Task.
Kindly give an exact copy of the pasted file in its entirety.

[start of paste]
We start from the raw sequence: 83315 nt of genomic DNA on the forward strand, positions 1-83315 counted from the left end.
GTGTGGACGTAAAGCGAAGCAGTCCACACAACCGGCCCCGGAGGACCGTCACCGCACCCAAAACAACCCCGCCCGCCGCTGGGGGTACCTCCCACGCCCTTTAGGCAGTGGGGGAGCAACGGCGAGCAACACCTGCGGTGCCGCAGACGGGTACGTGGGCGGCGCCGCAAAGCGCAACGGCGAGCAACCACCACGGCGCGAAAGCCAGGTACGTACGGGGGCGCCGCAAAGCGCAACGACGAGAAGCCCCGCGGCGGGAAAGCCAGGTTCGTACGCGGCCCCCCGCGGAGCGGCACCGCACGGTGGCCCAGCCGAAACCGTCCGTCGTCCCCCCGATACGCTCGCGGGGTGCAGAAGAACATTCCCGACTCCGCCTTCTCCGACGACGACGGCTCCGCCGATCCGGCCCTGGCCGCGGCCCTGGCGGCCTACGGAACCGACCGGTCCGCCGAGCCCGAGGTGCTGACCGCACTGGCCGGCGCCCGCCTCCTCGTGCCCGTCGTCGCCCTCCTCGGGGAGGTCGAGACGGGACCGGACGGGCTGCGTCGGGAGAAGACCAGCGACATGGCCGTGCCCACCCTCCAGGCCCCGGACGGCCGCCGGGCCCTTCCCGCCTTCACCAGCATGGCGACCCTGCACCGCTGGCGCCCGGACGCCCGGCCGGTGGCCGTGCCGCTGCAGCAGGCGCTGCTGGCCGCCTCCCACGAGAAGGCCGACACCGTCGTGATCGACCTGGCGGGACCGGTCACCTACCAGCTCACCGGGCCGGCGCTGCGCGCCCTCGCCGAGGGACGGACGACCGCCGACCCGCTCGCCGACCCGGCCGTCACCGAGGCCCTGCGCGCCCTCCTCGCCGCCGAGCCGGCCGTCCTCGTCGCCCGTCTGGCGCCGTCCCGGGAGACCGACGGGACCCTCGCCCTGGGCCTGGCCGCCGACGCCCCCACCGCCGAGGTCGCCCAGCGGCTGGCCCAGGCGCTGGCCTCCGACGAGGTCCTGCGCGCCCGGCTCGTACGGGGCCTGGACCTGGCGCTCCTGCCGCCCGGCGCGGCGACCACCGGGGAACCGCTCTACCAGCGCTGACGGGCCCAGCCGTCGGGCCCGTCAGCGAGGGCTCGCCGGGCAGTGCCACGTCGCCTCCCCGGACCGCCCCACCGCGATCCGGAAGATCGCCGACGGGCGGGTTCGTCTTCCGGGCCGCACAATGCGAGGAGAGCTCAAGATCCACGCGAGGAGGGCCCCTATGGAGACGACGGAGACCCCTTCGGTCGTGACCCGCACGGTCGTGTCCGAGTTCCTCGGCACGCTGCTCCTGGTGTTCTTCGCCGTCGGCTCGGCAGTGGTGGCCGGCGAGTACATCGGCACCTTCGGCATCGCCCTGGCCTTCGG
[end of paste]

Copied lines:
We start from the raw sequence: 83315 nt of genomic DNA on the forward strand, positions 1-83315 counted from the left end.
GTGTGGACGTAAAGCGAAGCAGTCCACACAACCGGCCCCGGAGGACCGTCACCGCACCCAAAACAACCCCGCCCGCCGCTGGGGGTACCTCCCACGCCCTTTAGGCAGTGGGGGAGCAACGGCGAGCAACACCTGCGGTGCCGCAGACGGGTACGTGGGCGGCGCCGCAAAGCGCAACGGCGAGCAACCACCACGGCGCGAAAGCCAGGTACGTACGGGGGCGCCGCAAAGCGCAACGACGAGAAGCCCCGCGGCGGGAAAGCCAGGTTCGTACGCGGCCCCCCGCGGAGCGGCACCGCACGGTGGCCCAGCCGAAACCGTCCGTCGTCCCCCCGATACGCTCGCGGGGTGCAGAAGAACATTCCCGACTCCGCCTTCTCCGACGACGACGGCTCCGCCGATCCGGCCCTGGCCGCGGCCCTGGCGGCCTACGGAACCGACCGGTCCGCCGAGCCCGAGGTGCTGACCGCACTGGCCGGCGCCCGCCTCCTCGTGCCCGTCGTCGCCCTCCTCGGGGAGGTCGAGACGGGACCGGACGGGCTGCGTCGGGAGAAGACCAGCGACATGGCCGTGCCCACCCTCCAGGCCCCGGACGGCCGCCGGGCCCTTCCCGCCTTCACCAGCATGGCGACCCTGCACCGCTGGCGCCCGGACGCCCGGCCGGTGGCCGTGCCGCTGCAGCAGGCGCTGCTGGCCGCCTCCCACGAGAAGGCCGACACCGTCGTGATCGACCTGGCGGGACCGGTCACCTACCAGCTCACCGGGCCGGCGCTGCGCGCCCTCGCCGAGGGACGGACGACCGCCGACCCGCTCGCCGACCCGGCCGTCACCGAGGCCCTGCGCGCCCTCCTCGCCGCCGAGCCGGCCGTCCTCGTCGCCCGTCTGGCGCCGTCCCGGGAGACCGACGGGACCCTCGCCCTGGGCCTGGCCGCCGACGCCCCCACCGCCGAGGTCGCCCAGCGGCTGGCCCAGGCGCTGGCCTCCGACGAGGTCCTGCGCGCCCGGCTCGTACGGGGCCTGGACCTGGCGCTCCTGCCGCCCGGCGCGGCGACCACCGGGGAACCGCTCTACCAGCGCTGACGGGCCCAGCCGTCGGGCCCGTCAGCGAGGGCTCGCCGGGCAGTGCCACGTCGCCTCCCCGGACCGCCCCACCGCGATCCGGAAGATCGCCGACGGGCGGGTTCGTCTTCCGGGCCGCACAATGCGAGGAGAGCTCAAGATCCACGCGAGGAGGGCCCCTATGGAGACGACGGAGACCCCTTCGGTCGTGACCCGCACGGTCGTGTCCGAGTTCCTCGGCACGCTGCTCCTGGTGTTCTTCGCCGTCGGCTCGGCAGTGGTGGCCGGCGAGTACATCGGCACCTTCGGCATCGCCCTGGCCTTCGG